6. Evaluate your KEEP piles. Are you storing these items in the best location? Clothes and toys can mildew in damp basements, and photos, papers and wood are damaged by moisture. Store these items in a closet or the attic. On the other hand, the attic is subject to extreme heat and cold. Move items that may be damaged by extreme temperatures to a basement or garage.

7. Evaluate your storage. Do you have enough
shelving? Do you have appropriate storage containers? Do you have a storage container for each category? Purchase anything you need.

8. Clearly label the front of each container and arrange them for easy access. Items that are rarely used can go on high shelves or at the bottom of a stack. Place more frequently used items in the most convenient areas.

Excerpted from Organize Now! A Week-by-Week Guide to Simplify Your Space and Your Life by Jennifer Ford Berry

Creative Storage Spaces

If you don’t have enough storage, get creative! You can create storage by selecting items that serve two purposes: their primary purpose (seating or table) and their secondary purpose, storage. Try these examples:

• Choose furniture with hidden storage. Coffee or end tables with shelves can hold storage baskets. Find an ottoman with storage space inside.

• If you have a wide hallway, a drop-leaf table with a shelf underneath can hold lidded storage baskets.

• In a wide hallway, add a tall bookcase. Place baskets or cloth bins on the shelves and use them to store items you would keep in a hall closet or linen closet.

• In addition to clothing storage, armoires can be modified for use as: linen storage; a mini-bar that stores wine glasses and drink accessories; a home office—computer, printer and stationery storage; cleaning, laundry and pet-supply storage; additional kitchen cabinet space; or a craft-supply cupboard.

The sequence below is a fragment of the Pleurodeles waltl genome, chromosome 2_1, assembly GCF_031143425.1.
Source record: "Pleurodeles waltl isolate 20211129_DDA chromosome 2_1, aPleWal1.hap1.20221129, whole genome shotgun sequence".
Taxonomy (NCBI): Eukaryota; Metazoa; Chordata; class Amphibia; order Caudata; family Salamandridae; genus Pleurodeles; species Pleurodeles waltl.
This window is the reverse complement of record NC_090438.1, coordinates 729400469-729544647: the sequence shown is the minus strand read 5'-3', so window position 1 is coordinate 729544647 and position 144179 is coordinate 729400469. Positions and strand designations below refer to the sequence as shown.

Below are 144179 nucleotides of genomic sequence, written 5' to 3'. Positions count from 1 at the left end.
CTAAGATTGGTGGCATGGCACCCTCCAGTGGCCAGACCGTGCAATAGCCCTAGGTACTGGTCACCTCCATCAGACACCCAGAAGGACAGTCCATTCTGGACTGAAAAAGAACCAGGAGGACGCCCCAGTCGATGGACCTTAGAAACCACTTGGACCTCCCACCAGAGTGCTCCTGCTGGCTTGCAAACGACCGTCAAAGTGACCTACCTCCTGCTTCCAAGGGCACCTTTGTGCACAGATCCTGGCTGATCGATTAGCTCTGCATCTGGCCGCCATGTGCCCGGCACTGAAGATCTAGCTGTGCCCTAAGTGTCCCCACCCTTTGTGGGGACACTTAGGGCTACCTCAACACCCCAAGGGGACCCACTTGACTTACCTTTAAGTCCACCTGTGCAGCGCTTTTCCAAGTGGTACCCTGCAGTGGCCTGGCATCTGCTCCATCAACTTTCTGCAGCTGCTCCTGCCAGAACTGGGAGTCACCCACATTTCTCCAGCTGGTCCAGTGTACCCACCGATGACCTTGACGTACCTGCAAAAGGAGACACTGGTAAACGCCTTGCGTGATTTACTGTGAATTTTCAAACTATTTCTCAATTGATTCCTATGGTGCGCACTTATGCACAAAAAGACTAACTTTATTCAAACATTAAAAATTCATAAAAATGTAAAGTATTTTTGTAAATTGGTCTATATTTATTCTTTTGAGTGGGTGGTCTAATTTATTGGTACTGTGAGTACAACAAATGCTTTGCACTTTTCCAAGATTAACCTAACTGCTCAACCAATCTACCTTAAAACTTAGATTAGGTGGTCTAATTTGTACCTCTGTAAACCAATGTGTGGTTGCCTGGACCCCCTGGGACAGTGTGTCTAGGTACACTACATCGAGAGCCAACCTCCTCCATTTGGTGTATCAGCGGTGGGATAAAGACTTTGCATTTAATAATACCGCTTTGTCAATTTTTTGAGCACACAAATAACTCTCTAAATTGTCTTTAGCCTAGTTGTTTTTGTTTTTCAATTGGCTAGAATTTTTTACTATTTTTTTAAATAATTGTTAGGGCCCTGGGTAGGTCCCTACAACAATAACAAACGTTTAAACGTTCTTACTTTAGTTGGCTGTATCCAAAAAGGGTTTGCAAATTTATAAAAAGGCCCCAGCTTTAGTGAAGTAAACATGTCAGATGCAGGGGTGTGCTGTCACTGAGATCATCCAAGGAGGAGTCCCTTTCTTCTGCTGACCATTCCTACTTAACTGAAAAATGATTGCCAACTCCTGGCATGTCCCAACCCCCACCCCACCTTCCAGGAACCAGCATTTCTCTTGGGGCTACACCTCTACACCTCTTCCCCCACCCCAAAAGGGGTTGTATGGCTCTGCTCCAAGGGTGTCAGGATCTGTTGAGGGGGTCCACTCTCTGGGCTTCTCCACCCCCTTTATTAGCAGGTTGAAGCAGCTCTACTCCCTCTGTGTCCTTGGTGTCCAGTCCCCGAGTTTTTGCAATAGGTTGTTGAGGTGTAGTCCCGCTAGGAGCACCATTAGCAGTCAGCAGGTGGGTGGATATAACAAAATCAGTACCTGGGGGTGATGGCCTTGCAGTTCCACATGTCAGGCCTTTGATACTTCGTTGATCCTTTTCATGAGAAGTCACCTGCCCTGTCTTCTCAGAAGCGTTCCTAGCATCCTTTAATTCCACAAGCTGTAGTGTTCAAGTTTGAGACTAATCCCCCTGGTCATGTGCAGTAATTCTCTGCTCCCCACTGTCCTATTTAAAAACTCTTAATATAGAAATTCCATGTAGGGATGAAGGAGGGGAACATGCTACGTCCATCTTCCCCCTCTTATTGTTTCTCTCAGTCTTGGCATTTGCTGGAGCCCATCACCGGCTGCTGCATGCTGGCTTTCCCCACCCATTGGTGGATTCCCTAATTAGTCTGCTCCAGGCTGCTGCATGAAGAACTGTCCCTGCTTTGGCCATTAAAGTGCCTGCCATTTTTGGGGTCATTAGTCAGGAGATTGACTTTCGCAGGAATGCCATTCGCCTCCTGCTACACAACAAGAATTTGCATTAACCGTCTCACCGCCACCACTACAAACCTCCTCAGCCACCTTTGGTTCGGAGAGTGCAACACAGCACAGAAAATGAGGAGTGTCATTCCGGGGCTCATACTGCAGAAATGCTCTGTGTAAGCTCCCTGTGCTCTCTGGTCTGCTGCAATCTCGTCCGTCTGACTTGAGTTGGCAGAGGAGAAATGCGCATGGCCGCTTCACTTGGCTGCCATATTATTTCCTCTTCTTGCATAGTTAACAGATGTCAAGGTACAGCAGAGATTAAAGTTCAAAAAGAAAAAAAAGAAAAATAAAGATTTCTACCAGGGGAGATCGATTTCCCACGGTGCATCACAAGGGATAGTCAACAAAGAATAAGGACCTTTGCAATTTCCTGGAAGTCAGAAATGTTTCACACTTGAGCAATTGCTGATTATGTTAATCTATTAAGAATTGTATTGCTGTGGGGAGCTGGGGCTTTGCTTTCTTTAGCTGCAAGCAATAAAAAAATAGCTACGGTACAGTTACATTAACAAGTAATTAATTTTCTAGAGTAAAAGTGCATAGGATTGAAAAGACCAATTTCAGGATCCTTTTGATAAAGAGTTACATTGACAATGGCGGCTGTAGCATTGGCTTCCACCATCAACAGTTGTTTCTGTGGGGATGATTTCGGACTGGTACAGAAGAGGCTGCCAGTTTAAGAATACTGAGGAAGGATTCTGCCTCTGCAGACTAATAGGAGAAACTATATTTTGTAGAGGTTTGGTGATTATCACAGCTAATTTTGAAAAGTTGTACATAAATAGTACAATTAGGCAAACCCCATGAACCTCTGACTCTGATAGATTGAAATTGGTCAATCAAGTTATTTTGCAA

• Repurpose any bench with a lid to store books, magazines, gloves, hats, or placemats and napkins.

• Stack several vintage suitcases on top of each other and use them as an end table. Store anything inside that fits: extra dishes, guest linens, ribbon, fabric and holiday decorations, to name a few.

• Designate one handy location for all garden tools, ideally in the garage or shed.

Excerpted from The Easy Organizer: 365 Tips for Conquering Clutter by Marilyn Bohn

Storing Garden Tools and Sports Equipment

• Install metal brackets on the walls to hang long-handled tools. 

• Install a Peg-Board to hold tools. Draw an outline around each tool with a marker to identify where to hang it after using it.

• Use free-standing containers with drawers for small items such as trowels, nozzles, twine and scissors.

• Install a wall hanger for your garden hose for winter storage.

• Keep tools sharp by removing dirt after each use. Use a three-in-one light-machine oil to wipe down the metal parts.

• Store fertilizer and potting soil in covered containers.

• Designate one handy location for all sporting equipment, ideally in the garage or a storage shed because equipment is often dirty.

• Galvanized metal garbage cans work well to store tall equipment such as ski poles, bats and hockey sticks.

• Corral balls in a small bin or mesh bag hanging on the wall.

• Install wall-mounted racks for equipment such as skis, snowboards or golf bags.

• Hang bikes from the ceiling using large “S” hooks. Hang a bike pump on the wall to inflate balls and tires.

• If your children take equipment to sports practices, stock separate take-and-run duffel bags for each sport, stocked with all equipment and labeled with name and sport.

Excerpted from The Easy Organizer: 365 Tips for Conquering Clutter by Marilyn Bohn

The content in this article was adapted with permission from three books by Betterway Home Books: The Easy Organizer by Marilyn Bohn; Organize Now! by Jennifer Ford Berry; and A Mom’s Guide to Home Organizationby Debbie Lillard.